Editorial - Current Issue

Access, Vol. 32, issue 4, 2018, p.3.

Rachel Hoare, Editor

Welcome to the final issue of ACCESS for 2018. This year seems to have flown by all too quickly and I can't believe that Christmas is almost upon us. I hope you will be able to enjoy some time off work and have the opportunity to rest and recharge your batteries in the summer holidays.

I would like to take this opportunity to thank all the authors and contributors who write such excellent content for our professional development and reading pleasure. Thank you also to the peer reviewers, whose contributions behind the scenes allow us to benefit from long-form academic papers. ACCESS would not exist without our amazing writers and reviewers, so thank you for your generosity and willingness to share with us your professional experience and expertise.

Keep those articles coming! We are always on the lookout for interesting and educational material, so please consider writing something in 2019. We welcome papers that explore evidence-based practice or practical applications of research or pedagogical theories. Tell us about your library, particularly if you are fortunate to work in a redesigned, innovative learning environment. Please share your library journeys with us. We also love to hear about reading programs, creative writing activities, digital literacy and information literacy programs and how you incorporate STEM teaching in your school library.

In our commentary, Matthew Esterman and Stefanie Gaspari discuss the functions and purposes of libraries and how they have never been more important, since they 'make us better'. They said:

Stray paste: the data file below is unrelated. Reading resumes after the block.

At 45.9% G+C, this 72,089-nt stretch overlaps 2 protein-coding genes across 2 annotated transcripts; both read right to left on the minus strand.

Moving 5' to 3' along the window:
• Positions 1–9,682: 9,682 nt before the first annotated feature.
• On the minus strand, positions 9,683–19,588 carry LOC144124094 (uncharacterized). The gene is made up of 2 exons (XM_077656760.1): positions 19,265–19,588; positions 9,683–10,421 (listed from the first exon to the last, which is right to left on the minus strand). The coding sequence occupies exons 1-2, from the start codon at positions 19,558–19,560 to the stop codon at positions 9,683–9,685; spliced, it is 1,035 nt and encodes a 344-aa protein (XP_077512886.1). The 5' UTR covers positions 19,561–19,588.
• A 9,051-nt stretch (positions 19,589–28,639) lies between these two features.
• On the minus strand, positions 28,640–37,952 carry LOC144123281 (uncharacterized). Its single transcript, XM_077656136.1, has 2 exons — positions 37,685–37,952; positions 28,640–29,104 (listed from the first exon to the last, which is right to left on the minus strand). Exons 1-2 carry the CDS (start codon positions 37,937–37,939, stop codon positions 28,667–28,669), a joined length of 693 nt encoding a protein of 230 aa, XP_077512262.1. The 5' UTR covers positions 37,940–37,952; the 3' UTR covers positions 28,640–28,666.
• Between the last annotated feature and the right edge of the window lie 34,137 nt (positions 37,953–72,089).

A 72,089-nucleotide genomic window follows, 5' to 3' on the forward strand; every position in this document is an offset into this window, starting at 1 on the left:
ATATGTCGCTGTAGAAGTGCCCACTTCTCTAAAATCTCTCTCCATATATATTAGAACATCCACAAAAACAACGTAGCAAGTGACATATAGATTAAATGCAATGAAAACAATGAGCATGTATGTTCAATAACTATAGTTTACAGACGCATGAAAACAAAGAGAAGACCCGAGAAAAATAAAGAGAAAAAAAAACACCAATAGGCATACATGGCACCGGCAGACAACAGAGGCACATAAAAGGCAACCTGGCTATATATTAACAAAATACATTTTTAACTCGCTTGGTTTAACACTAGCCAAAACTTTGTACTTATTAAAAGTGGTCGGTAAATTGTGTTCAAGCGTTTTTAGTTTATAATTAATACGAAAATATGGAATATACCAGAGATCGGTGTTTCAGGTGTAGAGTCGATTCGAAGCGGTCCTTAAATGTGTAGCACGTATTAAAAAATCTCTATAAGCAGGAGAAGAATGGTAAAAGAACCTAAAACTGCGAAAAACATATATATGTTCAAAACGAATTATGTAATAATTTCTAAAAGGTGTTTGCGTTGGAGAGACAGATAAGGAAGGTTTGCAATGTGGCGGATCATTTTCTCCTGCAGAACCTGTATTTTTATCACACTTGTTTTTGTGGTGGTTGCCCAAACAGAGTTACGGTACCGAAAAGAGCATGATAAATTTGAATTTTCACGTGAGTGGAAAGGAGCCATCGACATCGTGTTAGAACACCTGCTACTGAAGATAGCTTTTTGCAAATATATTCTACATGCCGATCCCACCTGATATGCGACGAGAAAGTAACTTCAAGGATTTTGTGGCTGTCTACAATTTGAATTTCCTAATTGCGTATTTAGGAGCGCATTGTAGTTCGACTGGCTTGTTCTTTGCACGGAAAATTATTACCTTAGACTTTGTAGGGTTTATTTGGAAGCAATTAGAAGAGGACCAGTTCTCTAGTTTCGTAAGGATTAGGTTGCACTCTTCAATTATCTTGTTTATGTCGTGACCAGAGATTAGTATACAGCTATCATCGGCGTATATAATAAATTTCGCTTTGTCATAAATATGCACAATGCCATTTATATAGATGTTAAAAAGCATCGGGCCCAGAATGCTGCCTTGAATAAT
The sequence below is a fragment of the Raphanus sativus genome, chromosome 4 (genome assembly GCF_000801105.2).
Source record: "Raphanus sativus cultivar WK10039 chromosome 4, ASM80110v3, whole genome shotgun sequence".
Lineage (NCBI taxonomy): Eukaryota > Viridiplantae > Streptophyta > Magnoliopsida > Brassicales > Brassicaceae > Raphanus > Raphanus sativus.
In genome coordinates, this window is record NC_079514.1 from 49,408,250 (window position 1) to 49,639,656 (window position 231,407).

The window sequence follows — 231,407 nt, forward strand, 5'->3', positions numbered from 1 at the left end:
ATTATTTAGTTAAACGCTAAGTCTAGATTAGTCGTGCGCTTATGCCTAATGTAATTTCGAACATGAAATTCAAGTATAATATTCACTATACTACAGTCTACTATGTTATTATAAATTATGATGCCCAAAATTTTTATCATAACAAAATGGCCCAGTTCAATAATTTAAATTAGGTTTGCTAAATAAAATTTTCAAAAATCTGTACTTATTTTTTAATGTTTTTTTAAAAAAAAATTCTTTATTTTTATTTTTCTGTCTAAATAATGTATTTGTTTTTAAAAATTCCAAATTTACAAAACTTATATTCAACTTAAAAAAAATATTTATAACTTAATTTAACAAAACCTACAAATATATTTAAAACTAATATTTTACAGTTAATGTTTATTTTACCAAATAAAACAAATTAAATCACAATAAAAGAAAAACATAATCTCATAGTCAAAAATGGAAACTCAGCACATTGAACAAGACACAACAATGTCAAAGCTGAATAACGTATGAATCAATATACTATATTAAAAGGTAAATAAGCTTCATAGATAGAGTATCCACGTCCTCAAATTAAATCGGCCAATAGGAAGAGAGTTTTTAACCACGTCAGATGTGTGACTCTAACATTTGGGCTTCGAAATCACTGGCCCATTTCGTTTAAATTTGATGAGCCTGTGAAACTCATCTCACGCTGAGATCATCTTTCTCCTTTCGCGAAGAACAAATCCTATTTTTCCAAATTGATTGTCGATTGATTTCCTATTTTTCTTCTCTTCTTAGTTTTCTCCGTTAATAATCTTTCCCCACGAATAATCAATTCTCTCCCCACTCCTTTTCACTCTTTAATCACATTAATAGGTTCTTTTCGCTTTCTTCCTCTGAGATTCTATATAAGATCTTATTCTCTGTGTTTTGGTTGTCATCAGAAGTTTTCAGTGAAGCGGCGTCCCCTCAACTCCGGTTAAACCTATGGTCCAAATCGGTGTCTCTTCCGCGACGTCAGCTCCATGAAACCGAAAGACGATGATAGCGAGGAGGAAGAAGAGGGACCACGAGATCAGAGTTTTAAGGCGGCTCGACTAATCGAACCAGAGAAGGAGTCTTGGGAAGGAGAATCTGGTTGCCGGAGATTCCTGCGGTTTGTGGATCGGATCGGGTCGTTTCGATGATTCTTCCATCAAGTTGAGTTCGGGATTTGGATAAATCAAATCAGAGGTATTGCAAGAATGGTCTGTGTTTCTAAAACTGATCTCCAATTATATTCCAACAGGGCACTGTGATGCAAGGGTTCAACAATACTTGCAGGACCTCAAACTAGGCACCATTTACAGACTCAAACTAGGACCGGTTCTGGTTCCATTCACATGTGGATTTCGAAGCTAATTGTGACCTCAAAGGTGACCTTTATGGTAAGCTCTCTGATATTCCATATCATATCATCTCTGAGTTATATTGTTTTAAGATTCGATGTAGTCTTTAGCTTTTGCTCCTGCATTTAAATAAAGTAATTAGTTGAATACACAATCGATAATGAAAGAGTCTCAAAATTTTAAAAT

Our young people are drowning in the ocean of information, mis-information, opinion and a shadow of society that drags us away from our best selves. ... If we design a library with humanity in mind, we won’t just change the world. We’ll shape it.

Yanti Ropeyarn brings us the final part in the series from the National Library of Australia, a fascinating story about digitising the Bamaga State High School magazines.

Leonie McIlvenny writes about the United Nations Sustainable Development Goals and how they integrate so effectively with the learning outcomes of the Australian Curriculum, in particular the General Capabilities. Thank you, Leonie, for your informative paper.

Deborah Ponting's peer-reviewed paper explores the research and redesign process of a school library. This careful analysis and evaluation produced an outstanding result in the Centre for Learning and Innovation.

Finally, Ailsa Hill brings us news of the Doreen Hopkins' Medal winner for distinguished service to school librarianship in Tasmania, which was awarded to Kimbra Weeks. They held a celebratory dinner and Ailsa's photos capture a very happy event.

Merry Christmas and a happy new year. I look forward to receiving your articles for one of our issues in 2019!



Last updated: 11/7/2018 4:08:56 PM